4. Real-life phobia.
Hmm. This isn’t exactly a phobia, but it sure is a weird aversion. I hate it when I drain macaroni or any tube pasta if any are left standing straight up in the bottom of the pot. I feel very odd, even a little faint. The more there are, the worse I feel. If anyone has any insight into THAT, please let me know.

I also avoid looking in mirrors in the dark. Too many Bloody Mary stories when I was young. And remember that scene with the mirror in Poltergeist?

5. Favorite "ghost story"
My favorite ghost stories are the ones I’ve heard from friends. Since these were their own experiences, I find them particularly compelling and frightening. I had a friend in Arizona who grew up on a reservation. His grandmother’s house had once been part of a hospital in a Japanese interment camp. He said that you could sometimes here gurneys rolling down the hall. He also had scarier stories about dolls that started to talk and watching evil faces superimposed on the faces of sleeping friends. He also sometimes spoke of skinwalkers, very quietly, and of friends who had been chased by these strange shape shifters.

I had another friend who lived in an old house in Japan for a while (I asume on an American army base). He had a huge family—his parents adopted a number of children. Now and then they would hear scratching and a baby crying in one of the storage closets. They never talked about it while they lived there.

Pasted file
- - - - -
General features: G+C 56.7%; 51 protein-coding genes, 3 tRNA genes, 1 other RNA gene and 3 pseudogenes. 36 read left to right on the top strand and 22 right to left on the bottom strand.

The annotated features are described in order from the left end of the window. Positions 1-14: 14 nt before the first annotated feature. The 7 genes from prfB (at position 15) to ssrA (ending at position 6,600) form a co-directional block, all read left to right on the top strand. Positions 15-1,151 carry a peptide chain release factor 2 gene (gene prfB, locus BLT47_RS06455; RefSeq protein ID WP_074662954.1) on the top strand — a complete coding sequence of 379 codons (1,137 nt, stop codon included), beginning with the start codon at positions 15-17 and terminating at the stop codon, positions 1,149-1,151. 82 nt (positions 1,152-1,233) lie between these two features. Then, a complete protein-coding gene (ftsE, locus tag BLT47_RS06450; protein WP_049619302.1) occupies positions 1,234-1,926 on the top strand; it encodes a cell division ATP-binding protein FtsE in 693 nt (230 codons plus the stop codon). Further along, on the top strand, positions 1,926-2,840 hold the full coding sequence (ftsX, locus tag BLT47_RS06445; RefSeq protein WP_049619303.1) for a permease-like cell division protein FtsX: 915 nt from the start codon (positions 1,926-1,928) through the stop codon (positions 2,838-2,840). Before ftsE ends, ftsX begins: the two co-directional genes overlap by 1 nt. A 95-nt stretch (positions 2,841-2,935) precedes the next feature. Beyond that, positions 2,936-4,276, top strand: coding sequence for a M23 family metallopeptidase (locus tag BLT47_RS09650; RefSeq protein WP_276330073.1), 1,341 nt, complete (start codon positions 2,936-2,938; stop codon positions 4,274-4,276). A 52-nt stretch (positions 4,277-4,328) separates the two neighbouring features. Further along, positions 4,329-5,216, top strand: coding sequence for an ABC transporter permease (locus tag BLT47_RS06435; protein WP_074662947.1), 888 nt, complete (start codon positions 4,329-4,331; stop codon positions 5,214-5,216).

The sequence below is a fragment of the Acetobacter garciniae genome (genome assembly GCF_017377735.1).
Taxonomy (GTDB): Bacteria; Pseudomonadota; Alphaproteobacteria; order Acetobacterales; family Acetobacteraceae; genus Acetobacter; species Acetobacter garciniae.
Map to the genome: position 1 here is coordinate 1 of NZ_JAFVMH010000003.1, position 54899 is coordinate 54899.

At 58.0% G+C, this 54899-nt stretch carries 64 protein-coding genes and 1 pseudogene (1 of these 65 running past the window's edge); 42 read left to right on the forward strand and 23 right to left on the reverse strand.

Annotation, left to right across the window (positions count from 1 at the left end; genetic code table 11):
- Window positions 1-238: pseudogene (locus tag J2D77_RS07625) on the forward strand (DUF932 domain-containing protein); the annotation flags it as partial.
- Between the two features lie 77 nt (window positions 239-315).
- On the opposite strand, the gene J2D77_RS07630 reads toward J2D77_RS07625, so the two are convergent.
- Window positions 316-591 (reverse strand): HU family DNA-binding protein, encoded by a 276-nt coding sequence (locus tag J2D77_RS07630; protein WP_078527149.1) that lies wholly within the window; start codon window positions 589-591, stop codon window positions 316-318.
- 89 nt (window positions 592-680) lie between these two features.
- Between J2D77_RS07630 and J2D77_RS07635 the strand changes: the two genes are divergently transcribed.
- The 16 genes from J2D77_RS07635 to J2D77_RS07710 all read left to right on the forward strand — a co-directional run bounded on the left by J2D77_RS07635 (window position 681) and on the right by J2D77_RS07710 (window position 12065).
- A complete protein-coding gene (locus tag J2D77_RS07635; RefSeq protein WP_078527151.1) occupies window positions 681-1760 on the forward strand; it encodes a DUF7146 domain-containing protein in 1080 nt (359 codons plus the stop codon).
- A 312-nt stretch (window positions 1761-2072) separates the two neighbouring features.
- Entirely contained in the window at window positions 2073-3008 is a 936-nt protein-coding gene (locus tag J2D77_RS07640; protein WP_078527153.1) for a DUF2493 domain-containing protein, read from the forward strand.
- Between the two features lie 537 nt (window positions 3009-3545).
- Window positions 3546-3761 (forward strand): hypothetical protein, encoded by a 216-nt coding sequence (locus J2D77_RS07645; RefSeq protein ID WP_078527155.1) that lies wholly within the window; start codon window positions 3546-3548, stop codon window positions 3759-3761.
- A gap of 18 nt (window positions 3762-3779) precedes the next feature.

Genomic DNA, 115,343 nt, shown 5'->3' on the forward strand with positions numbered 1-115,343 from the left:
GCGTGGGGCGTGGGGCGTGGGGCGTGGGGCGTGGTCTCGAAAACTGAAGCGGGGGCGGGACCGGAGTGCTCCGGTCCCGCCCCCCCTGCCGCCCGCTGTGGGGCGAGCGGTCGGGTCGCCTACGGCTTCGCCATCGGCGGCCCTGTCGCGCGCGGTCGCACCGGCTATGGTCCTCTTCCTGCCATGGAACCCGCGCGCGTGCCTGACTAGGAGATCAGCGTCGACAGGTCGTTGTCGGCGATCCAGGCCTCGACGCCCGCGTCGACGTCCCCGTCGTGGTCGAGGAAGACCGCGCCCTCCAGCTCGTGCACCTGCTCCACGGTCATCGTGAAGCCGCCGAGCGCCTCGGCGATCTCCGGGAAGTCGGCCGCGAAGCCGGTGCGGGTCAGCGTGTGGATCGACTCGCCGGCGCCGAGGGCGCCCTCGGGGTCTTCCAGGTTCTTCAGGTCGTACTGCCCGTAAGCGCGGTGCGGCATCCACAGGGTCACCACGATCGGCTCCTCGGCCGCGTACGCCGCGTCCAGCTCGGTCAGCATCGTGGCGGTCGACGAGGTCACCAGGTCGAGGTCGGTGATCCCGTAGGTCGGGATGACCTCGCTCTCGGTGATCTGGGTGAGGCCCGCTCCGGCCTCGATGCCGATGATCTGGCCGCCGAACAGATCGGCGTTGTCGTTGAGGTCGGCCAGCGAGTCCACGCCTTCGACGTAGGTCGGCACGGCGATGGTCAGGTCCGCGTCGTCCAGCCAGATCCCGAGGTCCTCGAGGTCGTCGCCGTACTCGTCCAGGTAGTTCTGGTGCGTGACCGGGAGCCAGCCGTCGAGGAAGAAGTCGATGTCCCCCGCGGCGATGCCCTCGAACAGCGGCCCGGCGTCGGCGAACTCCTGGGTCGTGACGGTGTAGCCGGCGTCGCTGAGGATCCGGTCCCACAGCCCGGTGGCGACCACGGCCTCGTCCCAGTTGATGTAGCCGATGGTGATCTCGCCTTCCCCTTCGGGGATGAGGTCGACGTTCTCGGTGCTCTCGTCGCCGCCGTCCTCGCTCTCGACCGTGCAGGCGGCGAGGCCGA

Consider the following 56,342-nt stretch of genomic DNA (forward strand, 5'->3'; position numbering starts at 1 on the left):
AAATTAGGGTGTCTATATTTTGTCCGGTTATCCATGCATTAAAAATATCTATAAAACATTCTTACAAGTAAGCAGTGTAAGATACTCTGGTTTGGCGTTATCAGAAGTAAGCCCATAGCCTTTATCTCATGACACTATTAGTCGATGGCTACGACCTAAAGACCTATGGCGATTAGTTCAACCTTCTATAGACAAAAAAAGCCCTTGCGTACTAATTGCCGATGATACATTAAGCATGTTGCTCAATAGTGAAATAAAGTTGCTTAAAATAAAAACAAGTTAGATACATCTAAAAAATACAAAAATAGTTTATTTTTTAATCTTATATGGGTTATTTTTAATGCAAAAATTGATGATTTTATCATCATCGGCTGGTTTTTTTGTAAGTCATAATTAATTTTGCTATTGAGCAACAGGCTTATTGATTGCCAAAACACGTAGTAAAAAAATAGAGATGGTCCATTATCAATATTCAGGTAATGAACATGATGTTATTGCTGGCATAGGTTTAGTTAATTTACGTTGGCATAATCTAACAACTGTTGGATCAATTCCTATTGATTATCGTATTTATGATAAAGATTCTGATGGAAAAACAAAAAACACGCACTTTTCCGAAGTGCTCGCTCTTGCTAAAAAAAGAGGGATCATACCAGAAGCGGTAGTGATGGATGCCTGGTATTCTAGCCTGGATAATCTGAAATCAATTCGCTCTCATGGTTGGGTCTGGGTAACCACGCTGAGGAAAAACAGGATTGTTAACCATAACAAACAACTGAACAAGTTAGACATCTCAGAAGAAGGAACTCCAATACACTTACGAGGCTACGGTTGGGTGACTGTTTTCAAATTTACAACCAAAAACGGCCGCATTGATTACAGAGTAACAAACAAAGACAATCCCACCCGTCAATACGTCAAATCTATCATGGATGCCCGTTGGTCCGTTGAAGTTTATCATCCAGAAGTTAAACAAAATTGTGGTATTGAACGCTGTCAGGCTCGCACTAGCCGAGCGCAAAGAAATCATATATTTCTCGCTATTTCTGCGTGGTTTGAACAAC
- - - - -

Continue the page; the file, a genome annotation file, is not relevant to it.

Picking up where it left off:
Another friend told me that he was staying at his inlaws after his father-in-law’s funeral. He woke up one night and went to get a snack in the kitchen, and there was his father-in-law sitting at the table, not at all ghostly looking. You might think he was dreaming, except that another family member joined him and also saw the ghost.

And then there was a friend who attended St. Andrews University in Scotland. Her housemother lived in an old Tudor house, and when D. graduated, her housemother invited her family to stay there. They caught glimpses of someone in a long dress going up the stairs. Rocking chairs rocked by themselves. And her father once felt something behind him. There was a mirror in front of him and an exit to the side. He didn’t dare look up in the mirror, but just left the room and then the house. His usual job was as a prison warden. I also visited this house with my friend. I didn’t see anything, but something was making a ruckus banging around pans in the kitchen, but there were only us three having sherry in the parlor. In response to our inquiry, the owner said there was no one there. And she left it at that.

Thursday, October 12, 2006

In which I admit my secret longings

I’ve been pondering my previous comment about my Martha Stewart-ish urges. No one would know that I have them from looking at my house. The only style it has was pounded into place by my MIL out of pity. I have no ability to decorate. I suppose I should have known this pretty early on, since my idea of decorating my dorm room was to write morbid thoughts on the walls in black marker. I don’t recommend that, by the way. I didn’t own a bed for years, preferring to sleep on a futon on the floor. I don’t recommend that, either, after a certain age and weight threshold is reached.